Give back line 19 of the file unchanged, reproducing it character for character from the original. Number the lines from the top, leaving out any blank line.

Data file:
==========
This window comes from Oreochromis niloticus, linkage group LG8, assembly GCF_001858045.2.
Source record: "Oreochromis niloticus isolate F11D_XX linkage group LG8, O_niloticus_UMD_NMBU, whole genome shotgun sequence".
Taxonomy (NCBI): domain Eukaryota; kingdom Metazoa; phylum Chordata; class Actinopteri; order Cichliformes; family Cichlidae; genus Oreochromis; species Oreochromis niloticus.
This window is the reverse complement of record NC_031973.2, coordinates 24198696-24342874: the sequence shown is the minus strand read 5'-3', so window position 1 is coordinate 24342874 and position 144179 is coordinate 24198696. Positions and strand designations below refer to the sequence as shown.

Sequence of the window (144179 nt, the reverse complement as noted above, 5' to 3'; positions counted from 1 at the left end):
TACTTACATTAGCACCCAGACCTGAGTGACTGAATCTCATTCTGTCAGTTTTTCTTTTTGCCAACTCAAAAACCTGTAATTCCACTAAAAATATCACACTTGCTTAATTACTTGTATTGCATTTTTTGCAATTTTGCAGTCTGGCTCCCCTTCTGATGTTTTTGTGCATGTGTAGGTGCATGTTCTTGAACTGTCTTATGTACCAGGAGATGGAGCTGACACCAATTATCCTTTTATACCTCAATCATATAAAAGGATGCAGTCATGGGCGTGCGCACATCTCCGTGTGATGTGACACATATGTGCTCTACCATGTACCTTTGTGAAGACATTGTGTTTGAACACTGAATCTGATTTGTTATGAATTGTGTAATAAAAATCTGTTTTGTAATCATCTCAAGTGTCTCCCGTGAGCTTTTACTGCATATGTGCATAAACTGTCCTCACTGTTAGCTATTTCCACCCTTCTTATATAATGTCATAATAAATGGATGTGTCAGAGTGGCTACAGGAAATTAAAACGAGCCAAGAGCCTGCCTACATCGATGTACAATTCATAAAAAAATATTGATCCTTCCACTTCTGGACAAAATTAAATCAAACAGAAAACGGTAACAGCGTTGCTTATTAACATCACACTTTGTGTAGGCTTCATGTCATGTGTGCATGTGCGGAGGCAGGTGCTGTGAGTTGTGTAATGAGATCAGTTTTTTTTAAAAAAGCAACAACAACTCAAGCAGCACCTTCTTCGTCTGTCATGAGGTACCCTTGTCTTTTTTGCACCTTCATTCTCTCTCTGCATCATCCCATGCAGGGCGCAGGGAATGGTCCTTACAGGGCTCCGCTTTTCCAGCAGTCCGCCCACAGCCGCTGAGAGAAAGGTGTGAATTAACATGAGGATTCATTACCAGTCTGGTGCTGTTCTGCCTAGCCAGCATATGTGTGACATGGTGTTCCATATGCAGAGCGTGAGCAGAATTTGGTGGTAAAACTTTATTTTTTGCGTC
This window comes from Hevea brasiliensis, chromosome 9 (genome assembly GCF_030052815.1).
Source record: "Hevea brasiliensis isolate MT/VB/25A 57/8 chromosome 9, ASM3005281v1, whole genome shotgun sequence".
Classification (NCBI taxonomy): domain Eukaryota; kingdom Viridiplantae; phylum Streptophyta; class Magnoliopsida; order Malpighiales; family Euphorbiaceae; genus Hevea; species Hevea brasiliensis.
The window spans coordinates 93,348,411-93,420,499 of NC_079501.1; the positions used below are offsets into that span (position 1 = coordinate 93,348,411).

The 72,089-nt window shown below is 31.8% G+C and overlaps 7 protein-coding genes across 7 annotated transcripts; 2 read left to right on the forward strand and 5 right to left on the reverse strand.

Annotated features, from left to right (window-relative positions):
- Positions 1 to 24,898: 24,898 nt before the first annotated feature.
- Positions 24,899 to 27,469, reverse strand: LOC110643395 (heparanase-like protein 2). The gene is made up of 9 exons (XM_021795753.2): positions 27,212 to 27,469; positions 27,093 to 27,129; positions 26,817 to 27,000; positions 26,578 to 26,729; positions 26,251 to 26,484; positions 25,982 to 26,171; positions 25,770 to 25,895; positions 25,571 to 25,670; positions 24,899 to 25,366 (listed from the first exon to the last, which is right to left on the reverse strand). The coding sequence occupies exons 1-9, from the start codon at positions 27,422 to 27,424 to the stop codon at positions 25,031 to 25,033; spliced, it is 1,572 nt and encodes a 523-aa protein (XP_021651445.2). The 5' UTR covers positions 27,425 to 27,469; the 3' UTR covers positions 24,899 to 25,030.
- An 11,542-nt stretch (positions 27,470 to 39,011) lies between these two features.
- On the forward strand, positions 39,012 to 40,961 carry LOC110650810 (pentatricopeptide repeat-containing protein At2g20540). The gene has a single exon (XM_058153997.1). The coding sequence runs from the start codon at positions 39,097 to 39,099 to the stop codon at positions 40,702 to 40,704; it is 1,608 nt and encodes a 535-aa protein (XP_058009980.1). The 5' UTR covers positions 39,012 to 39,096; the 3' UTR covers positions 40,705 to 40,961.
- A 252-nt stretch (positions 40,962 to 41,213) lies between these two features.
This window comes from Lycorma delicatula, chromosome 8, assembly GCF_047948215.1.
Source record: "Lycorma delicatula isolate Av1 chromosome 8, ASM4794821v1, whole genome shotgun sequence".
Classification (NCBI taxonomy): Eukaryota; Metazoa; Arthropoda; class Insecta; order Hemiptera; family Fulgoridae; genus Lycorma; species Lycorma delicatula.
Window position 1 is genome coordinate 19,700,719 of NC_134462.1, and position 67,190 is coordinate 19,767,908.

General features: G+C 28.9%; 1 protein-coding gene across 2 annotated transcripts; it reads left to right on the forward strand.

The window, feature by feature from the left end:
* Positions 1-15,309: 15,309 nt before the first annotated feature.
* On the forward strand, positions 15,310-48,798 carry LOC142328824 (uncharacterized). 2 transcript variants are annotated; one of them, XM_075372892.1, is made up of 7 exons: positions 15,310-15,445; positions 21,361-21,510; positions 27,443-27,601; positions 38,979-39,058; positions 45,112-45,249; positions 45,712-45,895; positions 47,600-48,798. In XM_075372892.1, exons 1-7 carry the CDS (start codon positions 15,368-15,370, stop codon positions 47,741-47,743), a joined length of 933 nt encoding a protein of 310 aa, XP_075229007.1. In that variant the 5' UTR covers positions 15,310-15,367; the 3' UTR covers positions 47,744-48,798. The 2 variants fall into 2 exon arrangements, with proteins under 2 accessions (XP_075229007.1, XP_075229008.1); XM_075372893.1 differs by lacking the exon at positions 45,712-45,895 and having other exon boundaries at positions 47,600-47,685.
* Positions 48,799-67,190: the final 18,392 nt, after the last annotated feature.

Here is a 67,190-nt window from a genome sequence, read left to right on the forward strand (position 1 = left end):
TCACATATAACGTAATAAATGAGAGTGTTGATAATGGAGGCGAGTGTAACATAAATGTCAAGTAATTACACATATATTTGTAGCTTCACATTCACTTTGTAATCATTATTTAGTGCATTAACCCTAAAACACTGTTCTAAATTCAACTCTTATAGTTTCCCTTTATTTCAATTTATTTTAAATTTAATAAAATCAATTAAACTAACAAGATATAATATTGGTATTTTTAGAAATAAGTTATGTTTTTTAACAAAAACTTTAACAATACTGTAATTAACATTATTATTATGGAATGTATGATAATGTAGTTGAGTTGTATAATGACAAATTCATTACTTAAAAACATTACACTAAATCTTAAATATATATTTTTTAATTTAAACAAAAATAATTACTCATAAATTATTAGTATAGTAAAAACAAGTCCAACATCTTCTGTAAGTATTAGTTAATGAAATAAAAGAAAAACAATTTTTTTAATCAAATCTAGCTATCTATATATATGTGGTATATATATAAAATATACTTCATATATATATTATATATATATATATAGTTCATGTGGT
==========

Source record: "Lycorma delicatula isolate Av1 chromosome 8, ASM4794821v1, whole genome shotgun sequence".